I am not a big New Year resolution maker, but I do like to take the time to set goals for myself and think about the things I want to teach my children. One topic that came to mind was writing. Many children with vision issues struggle with writing. When speaking to our OT, we talked about the fact that they need to lift their pencil many times and find the little spot it is supposed to go back on. For instance, an “E” will need someone to lift their pencil 4 times before it is completed. This is why cursive writing is fabulous for the older kids. Unfortunately, many schools are not teaching the kids cursive and when they do, it is only in 2nd or 3rd grade. So how can we support our little ones?
My suggestion is to start easy, simple and stress free. I have recently purchased the program Handwriting Without Tears for the preschool age children and have found it very easy to do, fun and educational. Using some of things I learned from this program, my discussions with our OT, and my educational background; I try to come up with additional fun ways for Elly to practice writing. These pages are easy to adjust and make yourself at home. Although they may not look like Elly is practicing writing, she is developing the skills needed to form letters correctly. When I am teaching her writing skills, I always begin with showing her how to hold the pencil correctly (the bird grip, as we call it) and demonstrating the task correctly. The great thing about these tasks is that you can use the same paper many times, just have them trace, scribble or draw with a different color each time. At the end, your paper will be a rainbow =)
Below are 3 pages at different levels of difficulty – feel free to print and use them. Often, I’ll just take a thick marker and draw them on the back of other projects so we don’t waste paper. Stickers work great too if you don’t like to draw. If I remember, I’ll try scan some others as we do them.
Easy: Find the fish and help it swim (scribble)
Medium: Help the penguin find his dad (draw a line in-between the path)
Medium 2: Trace and then color the snowman.
Thanks for sharing! These are really great for my daughter – she loves crafts & coloring so it’s right up her ally. We’re working on writing her name right now so we do the dot method where we write her name in all dots & she connects the dots to write it out. She’s thrilled when she gets it done 🙂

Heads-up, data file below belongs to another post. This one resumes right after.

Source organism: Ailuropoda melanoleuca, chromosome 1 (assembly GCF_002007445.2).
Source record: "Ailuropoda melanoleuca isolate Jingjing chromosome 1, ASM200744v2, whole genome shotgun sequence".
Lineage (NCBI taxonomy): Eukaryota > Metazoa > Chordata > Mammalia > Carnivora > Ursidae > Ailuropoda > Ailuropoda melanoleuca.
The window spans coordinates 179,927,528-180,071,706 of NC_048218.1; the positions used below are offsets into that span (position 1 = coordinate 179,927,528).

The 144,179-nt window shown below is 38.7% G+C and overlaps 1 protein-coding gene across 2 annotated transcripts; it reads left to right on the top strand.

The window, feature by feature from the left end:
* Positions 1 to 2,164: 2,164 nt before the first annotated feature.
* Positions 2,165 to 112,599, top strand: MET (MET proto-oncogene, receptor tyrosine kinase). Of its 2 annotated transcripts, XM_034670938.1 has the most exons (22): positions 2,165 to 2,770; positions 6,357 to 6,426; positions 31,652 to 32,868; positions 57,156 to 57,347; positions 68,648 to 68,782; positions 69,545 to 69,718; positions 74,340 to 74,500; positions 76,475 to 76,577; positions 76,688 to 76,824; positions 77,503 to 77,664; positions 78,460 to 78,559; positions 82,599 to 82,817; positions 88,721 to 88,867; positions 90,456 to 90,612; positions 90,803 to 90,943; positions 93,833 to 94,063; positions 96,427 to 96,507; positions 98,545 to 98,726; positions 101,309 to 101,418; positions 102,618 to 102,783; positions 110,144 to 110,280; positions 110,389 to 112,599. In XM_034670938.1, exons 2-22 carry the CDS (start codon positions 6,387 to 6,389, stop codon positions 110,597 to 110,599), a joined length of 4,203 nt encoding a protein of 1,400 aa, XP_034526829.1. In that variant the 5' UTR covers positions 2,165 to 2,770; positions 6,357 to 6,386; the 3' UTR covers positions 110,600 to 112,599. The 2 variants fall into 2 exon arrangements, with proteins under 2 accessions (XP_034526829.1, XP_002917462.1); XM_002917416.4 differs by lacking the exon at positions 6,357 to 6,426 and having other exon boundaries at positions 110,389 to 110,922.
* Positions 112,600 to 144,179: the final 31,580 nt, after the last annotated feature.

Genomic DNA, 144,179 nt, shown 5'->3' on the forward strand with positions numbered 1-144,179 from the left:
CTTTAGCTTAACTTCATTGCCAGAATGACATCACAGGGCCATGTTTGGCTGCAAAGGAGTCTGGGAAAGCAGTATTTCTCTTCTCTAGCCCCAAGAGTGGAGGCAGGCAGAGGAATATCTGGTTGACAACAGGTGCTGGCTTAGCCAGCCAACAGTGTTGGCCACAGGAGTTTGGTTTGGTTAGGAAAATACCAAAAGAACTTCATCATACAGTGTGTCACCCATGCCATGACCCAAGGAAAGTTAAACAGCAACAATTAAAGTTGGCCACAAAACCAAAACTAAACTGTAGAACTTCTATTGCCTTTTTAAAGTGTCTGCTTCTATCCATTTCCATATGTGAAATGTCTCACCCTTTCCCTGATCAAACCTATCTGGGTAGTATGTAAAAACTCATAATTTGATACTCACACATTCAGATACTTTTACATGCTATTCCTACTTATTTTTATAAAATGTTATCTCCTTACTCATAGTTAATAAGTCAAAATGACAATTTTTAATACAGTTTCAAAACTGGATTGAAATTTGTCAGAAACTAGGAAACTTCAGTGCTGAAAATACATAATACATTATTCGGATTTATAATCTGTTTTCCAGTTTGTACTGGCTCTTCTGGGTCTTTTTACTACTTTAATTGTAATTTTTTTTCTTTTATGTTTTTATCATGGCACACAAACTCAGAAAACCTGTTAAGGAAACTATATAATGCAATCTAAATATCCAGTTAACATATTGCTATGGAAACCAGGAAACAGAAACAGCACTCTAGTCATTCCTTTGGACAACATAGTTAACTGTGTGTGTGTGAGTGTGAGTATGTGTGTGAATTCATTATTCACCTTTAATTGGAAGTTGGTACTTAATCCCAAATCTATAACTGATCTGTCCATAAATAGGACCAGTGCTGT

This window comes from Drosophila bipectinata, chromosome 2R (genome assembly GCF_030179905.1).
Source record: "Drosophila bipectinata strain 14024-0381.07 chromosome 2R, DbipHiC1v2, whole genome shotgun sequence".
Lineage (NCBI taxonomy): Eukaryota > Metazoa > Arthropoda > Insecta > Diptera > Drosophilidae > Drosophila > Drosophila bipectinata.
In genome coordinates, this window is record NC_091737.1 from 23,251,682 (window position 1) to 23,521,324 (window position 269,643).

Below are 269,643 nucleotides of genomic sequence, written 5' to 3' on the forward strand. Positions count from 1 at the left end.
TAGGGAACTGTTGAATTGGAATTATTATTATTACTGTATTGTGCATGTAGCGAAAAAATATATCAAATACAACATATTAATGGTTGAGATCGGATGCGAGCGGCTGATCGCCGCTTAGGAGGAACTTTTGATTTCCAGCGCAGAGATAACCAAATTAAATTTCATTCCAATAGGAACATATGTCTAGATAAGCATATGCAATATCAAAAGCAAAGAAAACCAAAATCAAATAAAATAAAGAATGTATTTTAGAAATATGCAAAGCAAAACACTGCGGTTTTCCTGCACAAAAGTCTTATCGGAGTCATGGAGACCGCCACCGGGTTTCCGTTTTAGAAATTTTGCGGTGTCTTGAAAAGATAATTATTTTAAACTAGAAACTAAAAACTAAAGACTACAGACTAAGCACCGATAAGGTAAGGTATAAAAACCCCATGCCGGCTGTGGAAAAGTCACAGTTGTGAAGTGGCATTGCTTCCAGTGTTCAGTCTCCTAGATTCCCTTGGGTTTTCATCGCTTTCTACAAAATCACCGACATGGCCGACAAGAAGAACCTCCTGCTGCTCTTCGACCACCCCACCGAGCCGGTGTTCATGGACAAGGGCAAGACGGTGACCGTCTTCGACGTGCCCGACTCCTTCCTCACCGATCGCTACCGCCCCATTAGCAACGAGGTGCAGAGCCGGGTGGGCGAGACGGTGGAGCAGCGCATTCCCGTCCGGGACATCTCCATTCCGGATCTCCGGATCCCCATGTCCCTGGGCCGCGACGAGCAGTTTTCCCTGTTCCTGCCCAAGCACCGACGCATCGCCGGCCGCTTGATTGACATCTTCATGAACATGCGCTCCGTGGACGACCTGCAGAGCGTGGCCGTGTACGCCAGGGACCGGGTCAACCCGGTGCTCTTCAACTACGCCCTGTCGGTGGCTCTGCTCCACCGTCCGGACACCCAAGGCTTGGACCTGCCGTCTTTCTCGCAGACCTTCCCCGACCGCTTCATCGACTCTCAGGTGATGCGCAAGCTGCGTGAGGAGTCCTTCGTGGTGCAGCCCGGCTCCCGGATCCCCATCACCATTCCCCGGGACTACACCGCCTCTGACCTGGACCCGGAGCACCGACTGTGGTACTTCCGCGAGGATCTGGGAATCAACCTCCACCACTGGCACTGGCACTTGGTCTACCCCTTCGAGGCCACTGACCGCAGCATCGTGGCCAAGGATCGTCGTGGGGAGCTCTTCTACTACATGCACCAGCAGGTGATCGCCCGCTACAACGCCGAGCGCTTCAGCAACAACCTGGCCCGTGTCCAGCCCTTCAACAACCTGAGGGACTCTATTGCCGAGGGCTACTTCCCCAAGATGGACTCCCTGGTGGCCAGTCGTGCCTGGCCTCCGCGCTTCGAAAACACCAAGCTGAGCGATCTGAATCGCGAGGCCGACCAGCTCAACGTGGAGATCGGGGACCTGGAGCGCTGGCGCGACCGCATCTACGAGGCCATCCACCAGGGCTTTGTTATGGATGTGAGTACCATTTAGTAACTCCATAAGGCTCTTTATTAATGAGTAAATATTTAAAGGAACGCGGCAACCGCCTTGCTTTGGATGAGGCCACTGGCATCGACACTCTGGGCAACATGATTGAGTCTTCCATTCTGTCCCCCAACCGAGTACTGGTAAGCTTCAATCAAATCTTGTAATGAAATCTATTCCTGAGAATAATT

We’re working on her name too and she is getting better. We can’t do the dots as it is too confusing for her and she gets frustrated. I use a thick light colored marker (lime green) and write her name, then she traces over mine. She is too smart and has figured out that her nickname is shorter to write and she prefers Elly to Elliana.
I love that you talked about the Handwriting Without Tears program. I love it too!! and used it a lot when I was working as an OT in the school district. Hope you enjoy my Fine Motor Fridays too. 🙂
Found it… http://www.askmissmommy.com/2010/01/fine-motor-friday-cooking.html
Nicholas received a LeapFrog Scribble and Write as a gift for the holidays, which we have found to be very useful for developing basic writing skills, and hand eye skills. It is a little hand held ‘computer’ tablet that allows for the selection of a variety of exercises (trace shapes, trace letters, draw lines, etc) and incorporates a retraceable surface which is lighted underneath. It also incorporates learning games and step by step instructions.
We find it very beneficial and worthwhile from a number of perspectives. We’ll even use it when patching to encourageuse of the weaker eye. http://www.toysrus.com/product/index.jsp?productId=3508454
Things we’ve found to be helpful with the handwriting, which we’re just now starting as Bennett turns five this month and is expressing interest:
– a tiny LED flashlight and the Crayola glow boards (they’re on Amazon.) In a dark room it captures Bennett’s attention for a long time.
– Cursive First, we’re homeschoolers and used this to teach our older kids cursive. We’re trying it now with Bennett and so far I’m VERY impressed! One of the tips is to put a piece of black construction paper in the lid of a box and pour sand over it for the kids to play and practice. Good for high contrast and tactile feedback, Bennett loves it. He does seem to have an easier time with continual strokes of the cursive vs. the up and down of printing.
– dry erase boards with thick black markers for contrast. We have a kids’ easel (IKEA has them inexpensively with dry erase boards on one side and chalkboard on the other.)